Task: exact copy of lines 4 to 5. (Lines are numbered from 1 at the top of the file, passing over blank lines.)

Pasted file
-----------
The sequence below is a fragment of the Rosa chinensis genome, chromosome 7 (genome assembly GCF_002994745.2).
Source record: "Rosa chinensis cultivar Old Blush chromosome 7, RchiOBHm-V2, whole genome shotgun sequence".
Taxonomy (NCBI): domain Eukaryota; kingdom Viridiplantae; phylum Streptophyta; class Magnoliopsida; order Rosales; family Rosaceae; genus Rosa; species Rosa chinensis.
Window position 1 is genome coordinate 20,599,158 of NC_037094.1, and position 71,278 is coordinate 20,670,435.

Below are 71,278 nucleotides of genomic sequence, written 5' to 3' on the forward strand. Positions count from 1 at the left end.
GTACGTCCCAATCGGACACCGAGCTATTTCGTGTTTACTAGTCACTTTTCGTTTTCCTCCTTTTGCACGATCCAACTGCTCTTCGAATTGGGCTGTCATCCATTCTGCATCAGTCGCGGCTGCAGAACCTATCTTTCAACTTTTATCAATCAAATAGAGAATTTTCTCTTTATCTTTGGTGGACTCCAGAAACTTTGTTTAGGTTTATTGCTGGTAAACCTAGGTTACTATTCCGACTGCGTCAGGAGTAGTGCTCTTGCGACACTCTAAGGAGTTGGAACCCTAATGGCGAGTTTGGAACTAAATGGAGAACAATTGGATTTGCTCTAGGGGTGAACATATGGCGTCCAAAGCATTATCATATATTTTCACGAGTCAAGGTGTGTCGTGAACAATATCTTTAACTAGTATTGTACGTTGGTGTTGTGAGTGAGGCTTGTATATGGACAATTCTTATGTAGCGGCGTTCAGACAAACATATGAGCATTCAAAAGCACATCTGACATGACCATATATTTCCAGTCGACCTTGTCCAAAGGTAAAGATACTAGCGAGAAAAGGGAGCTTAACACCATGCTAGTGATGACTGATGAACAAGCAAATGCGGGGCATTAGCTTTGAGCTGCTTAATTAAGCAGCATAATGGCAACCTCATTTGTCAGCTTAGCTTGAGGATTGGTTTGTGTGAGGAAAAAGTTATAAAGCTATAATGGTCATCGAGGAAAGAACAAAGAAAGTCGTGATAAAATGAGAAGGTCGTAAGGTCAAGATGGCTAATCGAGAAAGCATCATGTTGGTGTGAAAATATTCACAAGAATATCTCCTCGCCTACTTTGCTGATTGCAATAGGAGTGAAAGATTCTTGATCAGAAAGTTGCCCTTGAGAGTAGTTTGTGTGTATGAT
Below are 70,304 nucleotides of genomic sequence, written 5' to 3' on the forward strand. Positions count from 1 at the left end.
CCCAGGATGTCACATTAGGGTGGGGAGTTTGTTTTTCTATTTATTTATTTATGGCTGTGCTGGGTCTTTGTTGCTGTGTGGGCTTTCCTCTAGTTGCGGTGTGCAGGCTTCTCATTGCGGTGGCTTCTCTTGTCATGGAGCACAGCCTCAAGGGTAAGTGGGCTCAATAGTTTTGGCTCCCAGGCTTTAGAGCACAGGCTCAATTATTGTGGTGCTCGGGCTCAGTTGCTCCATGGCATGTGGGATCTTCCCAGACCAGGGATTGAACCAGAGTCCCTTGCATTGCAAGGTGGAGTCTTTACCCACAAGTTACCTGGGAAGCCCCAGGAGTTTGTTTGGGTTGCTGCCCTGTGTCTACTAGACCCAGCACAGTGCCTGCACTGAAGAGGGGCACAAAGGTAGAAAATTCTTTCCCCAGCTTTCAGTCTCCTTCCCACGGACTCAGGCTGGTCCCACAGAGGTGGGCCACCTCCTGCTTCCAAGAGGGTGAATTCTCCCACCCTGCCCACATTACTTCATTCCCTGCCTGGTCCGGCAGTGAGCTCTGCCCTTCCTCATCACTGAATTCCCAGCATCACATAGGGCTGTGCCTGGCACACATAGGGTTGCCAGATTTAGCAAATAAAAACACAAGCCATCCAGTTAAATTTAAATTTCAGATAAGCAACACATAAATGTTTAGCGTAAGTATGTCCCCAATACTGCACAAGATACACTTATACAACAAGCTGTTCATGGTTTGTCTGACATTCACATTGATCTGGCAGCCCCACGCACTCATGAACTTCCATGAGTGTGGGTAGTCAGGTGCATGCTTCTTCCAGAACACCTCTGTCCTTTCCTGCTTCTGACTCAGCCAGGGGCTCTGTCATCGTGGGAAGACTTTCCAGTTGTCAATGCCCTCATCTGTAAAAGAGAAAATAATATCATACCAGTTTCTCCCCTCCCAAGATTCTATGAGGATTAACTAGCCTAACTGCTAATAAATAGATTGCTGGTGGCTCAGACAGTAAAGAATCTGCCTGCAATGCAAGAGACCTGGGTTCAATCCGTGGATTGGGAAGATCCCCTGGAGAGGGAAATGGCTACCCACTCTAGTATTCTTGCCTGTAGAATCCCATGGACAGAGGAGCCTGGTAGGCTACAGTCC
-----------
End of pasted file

Window position 1 is genome coordinate 20,599,158 of NC_037094.1, and position 71,278 is coordinate 20,670,435.

Below are 71,278 nucleotides of genomic sequence, written 5' to 3' on the forward strand. Positions count from 1 at the left end.